Rublev Colours German Vine Black is obtained from the calcination of grape vine shoots, which results in pure carbon with quantities of potassium and sodium salts. The pigment has a bluish black hue and tints made with white have a bluish tinge. Vine black does not have the tinting strength of lampblack, but it has excellent lightfastness.
Rublev Colours Aqueous Pigment Dispersions
are pigments dispersed in water ready to be mixed with water-based mediums. These dispersions are especially made for use with traditional painting mediums, such as egg, casein, fresco, watercolors and distemper (glue tempera). They are also ideally suited for use with gesso for making toned grounds for drawing and painting.
Pigment dispersions from Rublev Colours contain only naturally-derived ingredients, in addition to pigment and water, making them ideally suited for traditional and natural mediums. Unlike other pigment dispersions that are typically made for acrylic medium, Rublev Colours Aqueous Dispersions do not contain coalescent solvents, artificial dispersing resins and other additives that interfere with natural mediums.
Rublev Colours Aqueous Dispersions make preparing traditional mediums easy; you do not have to hassle with powders, grinding pigments with expensive tools and calculating pigment-binder ratios to make water-based paint. They make adding the right amount of paint binder simple and easy. For example, preparing egg tempera has never been easier, because the dispersion makes measuring the right amount of pigment easy—you simply add egg and stir—there's no guessing how much egg to add to the pigment.
Origin and History
English: vine black
French: noir de vigne
Italian: nero vite
Portuguese: negro de videira
Spanish: negro de vid
||blue black; cork black; drop black; Frankfort black; German black; grape black; kernel black; mare black; Spanish black; yeast black
Vine black was known since prehistoric times and used extensively by medieval and Renaissance artists. The term 'vine black' may refer to a char of woody material from vines, but has been historically applied to chars and cokes of a wide range of other materials, such as yeasts, and as Mayer (1983) puts it, 'various second-rate materials of vegetable, animal and petroleum origins.' Tingry (1804), however, states that this does in fact from burnt vine twigs.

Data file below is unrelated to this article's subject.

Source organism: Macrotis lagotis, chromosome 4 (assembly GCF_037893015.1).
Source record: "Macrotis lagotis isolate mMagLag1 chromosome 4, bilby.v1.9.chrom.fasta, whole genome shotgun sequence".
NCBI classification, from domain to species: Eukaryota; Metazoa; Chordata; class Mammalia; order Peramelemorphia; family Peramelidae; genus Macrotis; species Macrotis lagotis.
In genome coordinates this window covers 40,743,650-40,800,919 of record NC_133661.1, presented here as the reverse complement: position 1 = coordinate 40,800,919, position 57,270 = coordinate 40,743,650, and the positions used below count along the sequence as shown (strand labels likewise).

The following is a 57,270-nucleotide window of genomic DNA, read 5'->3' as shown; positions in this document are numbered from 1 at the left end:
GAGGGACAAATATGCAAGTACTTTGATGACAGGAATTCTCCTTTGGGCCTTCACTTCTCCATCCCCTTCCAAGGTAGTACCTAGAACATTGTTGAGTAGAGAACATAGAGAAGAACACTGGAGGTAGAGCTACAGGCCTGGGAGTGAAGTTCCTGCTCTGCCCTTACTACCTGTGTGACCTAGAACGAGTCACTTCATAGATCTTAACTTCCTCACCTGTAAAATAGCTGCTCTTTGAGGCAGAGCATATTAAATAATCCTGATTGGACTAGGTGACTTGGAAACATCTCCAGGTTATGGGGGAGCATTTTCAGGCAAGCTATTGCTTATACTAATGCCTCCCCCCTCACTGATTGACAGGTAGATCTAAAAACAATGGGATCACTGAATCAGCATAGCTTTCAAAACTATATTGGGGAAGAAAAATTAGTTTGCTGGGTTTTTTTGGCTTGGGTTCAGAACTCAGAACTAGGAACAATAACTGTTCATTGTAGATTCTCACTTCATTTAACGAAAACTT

Vine black is produced by charring dried grape vines and stems, which results in pure carbon (chemical formula of charcoal black is C) with small quantities of potassium and sodium salts. The one year old and barely lignified shoots pruned systematically from vines each year are used for the preparation of the black pigment. The dried shoots are packed, cut in equal lengths, into iron pipes, which are crammed as full as possible. A plug is then put in the pipe, which is slowly heated to red heat. The charred matter contains considerable quantities of potassium carbonate from the organic salts originally present, which are removed by washing with water. Washing with water and grinding usually constitutes the entire preparation of the pigment.
Soft shoots of other plants can also be carbonized to give a product that can be used as a black pigment. Shoots of porous white wood, such as poplar, alder and willow, are especially suitable for this purpose.
Rublev Colours vine black comes from Germany where it is prepared in the traditional manner from vine shoots.
Permanence and Compatibility
When the charcoal has been calcined at a sufficiently high temperature and then thoroughly washed, there is no question as to its permanence as a pigment in all media. However, if it has been imperfectly carbonized, then it may become grey after long exposure to light. This change is due to the oxidation of the volatile constituents, brown substances that are intermediate in composition between the original vegetable matter and carbon.
A peculiar property, possessed in varying degrees by charcoal of every kind, must not be ignored when mixing carbon black with other pigments. Charcoal adsorbs organic coloring matter from its surrounding medium. If you add a small amount of charcoal black to a pale tint of rose madder in water, it rapidly decolorizes, the pigment being adsorbed, although not destroyed. Animal charcoal (bone black) is more active in this quality and lamp black less powerful.
Oil Absorption and Grinding
Vine black absorbs a moderate amount of linseed oil; 30 grams of oil are needed to form a paste with 100 grams of pigment. It grinds easily in both drying oils and water.
Carbon blacks have been known to be poor driers in oil paint for centuries, but the cause was believed to be due to the presence of oily impurities. It was later found that carbon black pigments inhibit the oxidation of drying oils due largely to the adsorption on the pigment of intermediate oxidation products, which are the true catalyst in the drying of the oil (Rhodes, 1926). When added to drying oil containing a drier, carbon pigments adsorb some of the drier and for this reason also tend to retard drying.
Vine black, as is most carbon black pigments, is not considered to be toxic but care should be used in handling the dry powder pigment so as not to inhale the dust.
Rublev Aqueous Dispersion: German Vine Black
||Pigment Black 8 (77266)
|ASTM Lightfastness Rating